Senses: What are they good for?

London black cabs.When I first heard the story about the Feelspace or North belt, one of the things that excited me the most was that it demonstrated how we learn from all the stimuli we are regularly in contact with, even those that don’t seem very special. We learn that does and doesn’t ‘feel right’ from the swish of our winter coats to the sound of our shoes on the ground to the vibration of our cars. We don’t just do passives ensing, but active: we interact with the world in routine ways and can tell something about our environment by the way it reacts to us.

Another thing that I thought was very interesting was that it showed how we extend ourselves with technology already. One of the things that occurred to me in the lecture where I first heard Peter König talk about this work was that taxi drivers might use their car as a kind of big North belt, and improve their sense of direction (in the car) by associating vibrations, the feeling of turns etc. with their position. So, for instance, if you put a London cabbie in a car, blindfolded, you might expect him or her to have a much better idea of where they were after five or ten minutes than your average driver. (London cabbies are good because they have to do the knowledge, i.e. learn central London like the back of their hands, and they’ve been studied by neuroscientists who found they tend to have a larger-than-normal hippocampi. See PNAS 2000, Maguire et. al. if you want more.)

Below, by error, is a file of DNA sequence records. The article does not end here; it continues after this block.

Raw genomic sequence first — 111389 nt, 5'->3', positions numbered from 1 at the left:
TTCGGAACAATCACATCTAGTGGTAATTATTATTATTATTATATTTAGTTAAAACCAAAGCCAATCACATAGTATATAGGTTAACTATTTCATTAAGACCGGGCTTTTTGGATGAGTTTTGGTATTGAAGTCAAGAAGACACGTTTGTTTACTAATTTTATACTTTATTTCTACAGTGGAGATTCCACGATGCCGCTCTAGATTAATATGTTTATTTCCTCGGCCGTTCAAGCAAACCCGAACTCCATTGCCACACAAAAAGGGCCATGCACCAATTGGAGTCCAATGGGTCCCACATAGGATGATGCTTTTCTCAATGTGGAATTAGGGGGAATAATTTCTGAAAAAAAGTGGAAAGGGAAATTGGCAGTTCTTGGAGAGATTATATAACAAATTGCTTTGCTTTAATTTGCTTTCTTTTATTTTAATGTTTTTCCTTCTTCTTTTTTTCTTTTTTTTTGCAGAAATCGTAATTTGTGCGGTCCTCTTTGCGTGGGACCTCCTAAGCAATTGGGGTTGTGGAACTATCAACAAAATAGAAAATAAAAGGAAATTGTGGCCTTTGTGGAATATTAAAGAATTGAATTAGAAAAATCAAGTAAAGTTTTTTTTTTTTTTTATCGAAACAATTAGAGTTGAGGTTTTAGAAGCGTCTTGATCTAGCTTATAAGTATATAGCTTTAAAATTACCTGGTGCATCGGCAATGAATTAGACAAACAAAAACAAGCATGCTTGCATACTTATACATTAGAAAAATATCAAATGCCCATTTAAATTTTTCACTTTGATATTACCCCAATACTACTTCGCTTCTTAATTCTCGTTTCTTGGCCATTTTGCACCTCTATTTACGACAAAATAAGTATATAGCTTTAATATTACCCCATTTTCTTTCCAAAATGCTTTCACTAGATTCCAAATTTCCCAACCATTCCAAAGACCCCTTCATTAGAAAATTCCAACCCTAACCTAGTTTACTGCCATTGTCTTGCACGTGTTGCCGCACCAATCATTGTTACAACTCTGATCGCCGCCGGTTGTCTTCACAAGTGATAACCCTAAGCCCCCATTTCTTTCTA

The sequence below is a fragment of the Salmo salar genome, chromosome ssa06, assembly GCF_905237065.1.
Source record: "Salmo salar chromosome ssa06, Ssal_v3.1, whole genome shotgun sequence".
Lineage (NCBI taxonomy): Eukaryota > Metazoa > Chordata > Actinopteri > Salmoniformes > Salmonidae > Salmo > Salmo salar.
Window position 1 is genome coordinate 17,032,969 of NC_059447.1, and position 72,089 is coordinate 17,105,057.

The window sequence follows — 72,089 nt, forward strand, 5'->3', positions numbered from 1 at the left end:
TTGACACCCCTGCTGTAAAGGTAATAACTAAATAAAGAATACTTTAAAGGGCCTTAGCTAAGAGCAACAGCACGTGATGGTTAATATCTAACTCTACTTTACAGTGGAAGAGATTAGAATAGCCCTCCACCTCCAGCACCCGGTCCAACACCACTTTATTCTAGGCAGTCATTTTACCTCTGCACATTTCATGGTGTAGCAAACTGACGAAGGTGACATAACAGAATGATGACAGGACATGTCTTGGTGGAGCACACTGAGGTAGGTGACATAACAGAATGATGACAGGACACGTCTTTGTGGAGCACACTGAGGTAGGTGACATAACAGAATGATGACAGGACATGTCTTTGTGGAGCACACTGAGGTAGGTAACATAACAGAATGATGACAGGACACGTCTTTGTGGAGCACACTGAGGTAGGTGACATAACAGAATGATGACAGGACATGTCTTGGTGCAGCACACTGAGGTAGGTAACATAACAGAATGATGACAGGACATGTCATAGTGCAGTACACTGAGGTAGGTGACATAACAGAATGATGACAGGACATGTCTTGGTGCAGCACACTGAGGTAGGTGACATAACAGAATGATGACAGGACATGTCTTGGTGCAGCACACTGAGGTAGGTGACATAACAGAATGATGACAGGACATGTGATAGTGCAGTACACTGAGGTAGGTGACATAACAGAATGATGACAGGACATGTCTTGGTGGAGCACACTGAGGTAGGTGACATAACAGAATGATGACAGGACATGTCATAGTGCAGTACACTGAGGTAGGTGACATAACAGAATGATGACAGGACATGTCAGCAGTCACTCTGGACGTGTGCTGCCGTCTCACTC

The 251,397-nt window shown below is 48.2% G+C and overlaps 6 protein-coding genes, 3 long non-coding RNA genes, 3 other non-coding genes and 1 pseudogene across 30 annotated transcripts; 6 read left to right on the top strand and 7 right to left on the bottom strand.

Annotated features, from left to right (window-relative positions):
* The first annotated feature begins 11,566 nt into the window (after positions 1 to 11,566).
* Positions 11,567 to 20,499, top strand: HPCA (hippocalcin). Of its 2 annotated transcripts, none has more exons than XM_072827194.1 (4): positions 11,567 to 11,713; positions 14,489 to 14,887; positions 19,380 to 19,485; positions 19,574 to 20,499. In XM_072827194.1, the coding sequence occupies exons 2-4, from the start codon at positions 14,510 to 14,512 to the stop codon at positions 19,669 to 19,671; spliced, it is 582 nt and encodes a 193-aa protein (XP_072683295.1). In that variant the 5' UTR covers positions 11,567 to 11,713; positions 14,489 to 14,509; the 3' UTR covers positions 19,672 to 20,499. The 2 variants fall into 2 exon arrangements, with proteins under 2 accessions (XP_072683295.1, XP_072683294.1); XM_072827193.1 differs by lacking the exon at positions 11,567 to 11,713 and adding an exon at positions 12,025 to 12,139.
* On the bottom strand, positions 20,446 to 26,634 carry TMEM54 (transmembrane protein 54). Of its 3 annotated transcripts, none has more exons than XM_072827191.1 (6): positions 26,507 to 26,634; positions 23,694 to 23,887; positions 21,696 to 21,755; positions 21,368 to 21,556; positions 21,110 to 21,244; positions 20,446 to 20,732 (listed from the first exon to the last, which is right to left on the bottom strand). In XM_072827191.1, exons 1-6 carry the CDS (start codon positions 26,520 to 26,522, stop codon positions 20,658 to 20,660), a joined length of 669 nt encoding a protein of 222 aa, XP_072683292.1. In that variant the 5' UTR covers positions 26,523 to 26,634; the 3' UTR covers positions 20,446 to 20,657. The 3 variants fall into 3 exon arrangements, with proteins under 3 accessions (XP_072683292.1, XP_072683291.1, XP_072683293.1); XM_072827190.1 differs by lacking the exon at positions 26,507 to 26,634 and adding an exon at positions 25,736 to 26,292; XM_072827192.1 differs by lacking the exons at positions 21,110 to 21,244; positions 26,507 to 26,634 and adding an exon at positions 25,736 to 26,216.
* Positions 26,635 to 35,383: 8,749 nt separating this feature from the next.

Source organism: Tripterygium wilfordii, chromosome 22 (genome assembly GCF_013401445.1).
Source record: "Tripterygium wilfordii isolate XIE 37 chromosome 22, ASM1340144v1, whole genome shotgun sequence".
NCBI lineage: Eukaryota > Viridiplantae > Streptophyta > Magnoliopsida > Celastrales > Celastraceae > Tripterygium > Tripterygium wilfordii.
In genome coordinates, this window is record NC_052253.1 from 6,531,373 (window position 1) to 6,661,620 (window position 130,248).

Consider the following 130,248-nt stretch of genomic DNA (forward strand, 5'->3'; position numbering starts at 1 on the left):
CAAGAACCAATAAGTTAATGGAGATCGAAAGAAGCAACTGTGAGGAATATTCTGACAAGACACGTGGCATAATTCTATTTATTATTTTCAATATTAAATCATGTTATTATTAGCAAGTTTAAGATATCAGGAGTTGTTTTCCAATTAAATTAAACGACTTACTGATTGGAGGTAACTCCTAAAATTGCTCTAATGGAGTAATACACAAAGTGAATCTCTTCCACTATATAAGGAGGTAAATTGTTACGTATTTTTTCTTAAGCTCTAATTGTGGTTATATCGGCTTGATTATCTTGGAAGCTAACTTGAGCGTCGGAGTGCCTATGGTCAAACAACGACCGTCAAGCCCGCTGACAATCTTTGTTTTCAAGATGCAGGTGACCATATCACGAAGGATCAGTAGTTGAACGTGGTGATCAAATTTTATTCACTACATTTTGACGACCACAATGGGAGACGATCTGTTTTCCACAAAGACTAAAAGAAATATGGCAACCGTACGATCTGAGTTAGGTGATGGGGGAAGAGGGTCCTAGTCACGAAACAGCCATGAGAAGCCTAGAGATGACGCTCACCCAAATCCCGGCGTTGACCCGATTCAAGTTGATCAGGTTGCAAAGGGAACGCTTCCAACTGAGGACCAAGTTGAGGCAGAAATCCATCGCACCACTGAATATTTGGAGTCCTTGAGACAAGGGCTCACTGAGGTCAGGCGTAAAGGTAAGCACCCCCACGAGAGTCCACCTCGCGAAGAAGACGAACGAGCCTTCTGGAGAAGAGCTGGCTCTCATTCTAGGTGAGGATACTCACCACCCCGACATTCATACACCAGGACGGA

Thinking about both of these, one thing seems critical: the laws of physics. Not understanding them, but internalising the bits that relate to our everyday interactions with the environment. My argument is simply that the closer the artificial stimuli that we feed into the body fit with what we are expecting from this physical framework, the more quickly and easily we can digest that information. This is what I think an ‘intuitive’ display is.

So for instance, when I was at Charles Spence’s lab in Oxford, we discussed his findings that the skin wasn’t a great means of getting information into the body. It can barely sense two separate stimuli at the same time, he said, never mind three. Interesting, but what kind of information is skin supposed to be passing on, what should it be good at? We don’t use our skin to ‘see’ shapes or to count, we generally use it to monitor things that are moving on our bodies: normal, benign things like hair and clothes, and less benign things like plants or animals that could do us damage.

Interestingly, Spence said he didn’t have a model for what skin should be good at. As an experimental psychologist, his job is just to measure what it could and couldn’t do and to try to find interactions that were useful. To me, this is unsatisfactory: without a model, the state-space of possible ‘useful interactions’ is enormous, and the chances of happening on the best ones are limited. Only with a clearer idea of what is going on can we start engineering more intuitive interfaces.

Originally posted on Books on Brains and Machines.